||This article includes a list of references, related reading or external links, but its sources remain unclear because it lacks inline citations. (May 2015)|
The Panzerkeil ("Armoured Wedge" or "Tank Wedge") was an offensive armoured tactic developed by German forces on the Eastern Front during World War II. The panzerkeil was developed in response to the Soviet employment of the pakfront defence.
The panzerkeil was an offensive formation used by armoured vehicles, most commonly tanks. The tanks would form into a wedge-shaped formation, with the most heavily armed and armoured vehicles forming the tip. At the battle of Kursk, Tiger Is (Panzer VIE) would form the tip, Panthers (Panzer V) the base (where available), with the Panzer IVs and Panzer IIIs forming the wings.
The advantage of the panzerkeil was that the anti-tank gunners of the opposing pakfront would be forced to constantly adjust their ranges due to the depth of the formation. Also, the heavily armoured Tigers and Panthers would bear the brunt of the anti-tank fire, leaving the more vulnerable tanks safe from enemy fire.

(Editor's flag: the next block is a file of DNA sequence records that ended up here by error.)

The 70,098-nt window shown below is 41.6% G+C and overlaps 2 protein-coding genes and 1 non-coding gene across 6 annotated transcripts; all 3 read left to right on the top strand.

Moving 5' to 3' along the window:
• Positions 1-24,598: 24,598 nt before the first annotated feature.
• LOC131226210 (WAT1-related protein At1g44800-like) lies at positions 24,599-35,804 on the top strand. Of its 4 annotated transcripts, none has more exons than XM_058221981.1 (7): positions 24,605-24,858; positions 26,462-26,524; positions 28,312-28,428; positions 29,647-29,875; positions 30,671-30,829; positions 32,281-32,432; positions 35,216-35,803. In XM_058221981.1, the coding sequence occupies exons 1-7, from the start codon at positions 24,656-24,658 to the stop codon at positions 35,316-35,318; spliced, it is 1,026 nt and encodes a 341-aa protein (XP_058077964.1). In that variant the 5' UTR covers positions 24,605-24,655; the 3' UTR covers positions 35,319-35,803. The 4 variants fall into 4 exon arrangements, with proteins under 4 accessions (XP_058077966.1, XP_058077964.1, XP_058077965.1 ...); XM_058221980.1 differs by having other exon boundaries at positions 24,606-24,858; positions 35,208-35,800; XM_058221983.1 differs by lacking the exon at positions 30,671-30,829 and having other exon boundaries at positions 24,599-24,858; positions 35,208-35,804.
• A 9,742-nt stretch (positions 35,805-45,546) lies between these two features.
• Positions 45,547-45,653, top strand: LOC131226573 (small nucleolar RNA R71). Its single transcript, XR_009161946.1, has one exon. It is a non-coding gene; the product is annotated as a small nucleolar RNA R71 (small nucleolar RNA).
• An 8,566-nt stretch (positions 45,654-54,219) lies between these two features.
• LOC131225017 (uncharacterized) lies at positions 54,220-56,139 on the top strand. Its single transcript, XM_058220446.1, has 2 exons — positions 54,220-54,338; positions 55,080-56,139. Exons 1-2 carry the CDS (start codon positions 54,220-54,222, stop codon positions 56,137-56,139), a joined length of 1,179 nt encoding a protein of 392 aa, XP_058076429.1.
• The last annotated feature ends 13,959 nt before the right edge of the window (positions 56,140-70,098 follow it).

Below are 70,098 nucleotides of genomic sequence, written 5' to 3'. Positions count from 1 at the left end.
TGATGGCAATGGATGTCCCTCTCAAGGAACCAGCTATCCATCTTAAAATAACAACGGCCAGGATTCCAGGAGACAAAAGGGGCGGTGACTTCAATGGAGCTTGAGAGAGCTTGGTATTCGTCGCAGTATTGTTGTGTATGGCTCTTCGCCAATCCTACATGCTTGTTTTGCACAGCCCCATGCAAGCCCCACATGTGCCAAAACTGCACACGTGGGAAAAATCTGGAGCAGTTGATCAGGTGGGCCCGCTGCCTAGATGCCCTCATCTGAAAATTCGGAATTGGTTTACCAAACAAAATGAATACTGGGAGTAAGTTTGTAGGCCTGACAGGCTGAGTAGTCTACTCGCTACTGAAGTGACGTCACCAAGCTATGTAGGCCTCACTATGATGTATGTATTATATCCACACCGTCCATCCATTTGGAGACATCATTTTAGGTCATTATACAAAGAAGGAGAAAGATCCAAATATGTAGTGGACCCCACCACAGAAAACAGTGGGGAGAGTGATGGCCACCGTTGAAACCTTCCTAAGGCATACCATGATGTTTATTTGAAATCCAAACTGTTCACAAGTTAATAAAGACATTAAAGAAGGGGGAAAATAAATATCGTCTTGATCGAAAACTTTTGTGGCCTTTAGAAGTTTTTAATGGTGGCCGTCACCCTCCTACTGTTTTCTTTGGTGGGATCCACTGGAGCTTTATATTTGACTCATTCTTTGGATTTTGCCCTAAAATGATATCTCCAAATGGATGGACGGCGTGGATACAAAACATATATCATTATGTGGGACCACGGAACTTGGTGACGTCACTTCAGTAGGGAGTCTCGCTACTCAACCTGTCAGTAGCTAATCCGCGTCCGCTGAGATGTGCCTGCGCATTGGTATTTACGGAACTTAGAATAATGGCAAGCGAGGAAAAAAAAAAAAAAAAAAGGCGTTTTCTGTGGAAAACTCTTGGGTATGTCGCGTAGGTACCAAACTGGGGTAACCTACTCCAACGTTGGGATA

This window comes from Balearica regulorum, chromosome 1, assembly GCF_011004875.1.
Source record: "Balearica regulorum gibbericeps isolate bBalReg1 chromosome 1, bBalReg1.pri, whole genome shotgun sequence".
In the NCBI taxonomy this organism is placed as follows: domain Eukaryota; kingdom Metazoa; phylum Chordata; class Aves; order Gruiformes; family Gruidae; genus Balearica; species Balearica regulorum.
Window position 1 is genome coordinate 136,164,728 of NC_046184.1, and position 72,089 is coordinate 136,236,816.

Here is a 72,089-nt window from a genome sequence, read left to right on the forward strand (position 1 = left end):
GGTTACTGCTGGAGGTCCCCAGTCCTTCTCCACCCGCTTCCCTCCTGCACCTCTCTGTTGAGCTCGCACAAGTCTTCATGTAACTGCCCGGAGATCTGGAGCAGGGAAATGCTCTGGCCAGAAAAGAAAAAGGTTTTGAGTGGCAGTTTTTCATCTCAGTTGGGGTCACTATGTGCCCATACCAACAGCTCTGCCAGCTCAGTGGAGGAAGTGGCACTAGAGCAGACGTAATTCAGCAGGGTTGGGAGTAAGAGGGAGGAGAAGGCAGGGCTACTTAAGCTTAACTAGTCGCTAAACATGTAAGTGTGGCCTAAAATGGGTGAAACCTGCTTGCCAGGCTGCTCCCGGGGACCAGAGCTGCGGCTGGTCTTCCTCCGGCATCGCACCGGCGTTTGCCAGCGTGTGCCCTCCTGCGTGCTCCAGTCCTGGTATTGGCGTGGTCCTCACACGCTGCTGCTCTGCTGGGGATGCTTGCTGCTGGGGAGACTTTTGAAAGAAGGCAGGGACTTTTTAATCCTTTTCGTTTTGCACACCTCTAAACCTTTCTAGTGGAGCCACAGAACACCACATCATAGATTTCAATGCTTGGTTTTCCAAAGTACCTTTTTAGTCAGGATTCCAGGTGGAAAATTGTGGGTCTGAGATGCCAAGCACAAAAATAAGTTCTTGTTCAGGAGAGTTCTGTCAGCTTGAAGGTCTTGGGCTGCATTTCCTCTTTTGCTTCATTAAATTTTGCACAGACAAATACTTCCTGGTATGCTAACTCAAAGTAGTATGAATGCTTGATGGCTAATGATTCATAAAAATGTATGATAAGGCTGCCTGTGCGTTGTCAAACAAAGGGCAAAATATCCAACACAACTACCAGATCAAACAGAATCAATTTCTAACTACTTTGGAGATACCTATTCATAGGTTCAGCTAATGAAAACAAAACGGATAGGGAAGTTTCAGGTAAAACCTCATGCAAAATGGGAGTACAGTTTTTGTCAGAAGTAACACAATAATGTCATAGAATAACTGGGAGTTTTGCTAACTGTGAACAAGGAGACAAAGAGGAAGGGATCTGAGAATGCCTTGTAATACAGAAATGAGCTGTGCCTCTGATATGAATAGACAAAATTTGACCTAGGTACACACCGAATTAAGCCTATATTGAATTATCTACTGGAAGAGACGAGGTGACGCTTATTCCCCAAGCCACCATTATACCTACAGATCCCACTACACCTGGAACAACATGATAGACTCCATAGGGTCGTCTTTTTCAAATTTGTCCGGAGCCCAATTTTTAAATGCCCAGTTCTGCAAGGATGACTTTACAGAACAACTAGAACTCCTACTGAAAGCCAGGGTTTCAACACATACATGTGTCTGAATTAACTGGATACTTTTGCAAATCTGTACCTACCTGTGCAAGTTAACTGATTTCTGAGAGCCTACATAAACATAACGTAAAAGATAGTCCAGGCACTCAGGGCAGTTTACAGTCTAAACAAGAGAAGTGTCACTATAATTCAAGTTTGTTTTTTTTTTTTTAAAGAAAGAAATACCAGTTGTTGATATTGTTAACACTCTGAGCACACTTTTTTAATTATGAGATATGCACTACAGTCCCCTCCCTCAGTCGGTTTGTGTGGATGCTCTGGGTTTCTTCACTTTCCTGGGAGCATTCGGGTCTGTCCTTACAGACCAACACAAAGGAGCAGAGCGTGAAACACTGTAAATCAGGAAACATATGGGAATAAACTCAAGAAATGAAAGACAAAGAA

The panzerkeil achieved mixed results. During Operation Citadel, the panzerkeil enabled the spearheads of Generaloberst Hermann Hoth's 4th Panzer Army to break through the elaborate Soviet defences. Meanwhile, in Generalfeldmarschall Walter Model's 9th Army sector, tank units using the panzerkeil tactic failed to achieve a breakthrough, and suffered heavy losses due to anti-tank fire.
- Wolfgang Schneider: Panzertaktik - Deutsche Einsatzgrundsätze 1935 bis heute. Armour Research 2008, ISBN 3-935107-12-9
- Rudolf Steiger: Panzertaktik im Spiegel deutscher Kriegstagebücher 1939-1941. Verlag Rombach (1973), ISBN 3-7930-0171-7
- Oskar Munzel: Panzer-Taktik. Vowinckel Verlag (1959)
- Dennis Showalter: Blood and Iron: the Battle of Kursk, the turning point of World War II. New York, Random House, 2013
|This German World War II article is a stub. You can help Wikipedia by expanding it.|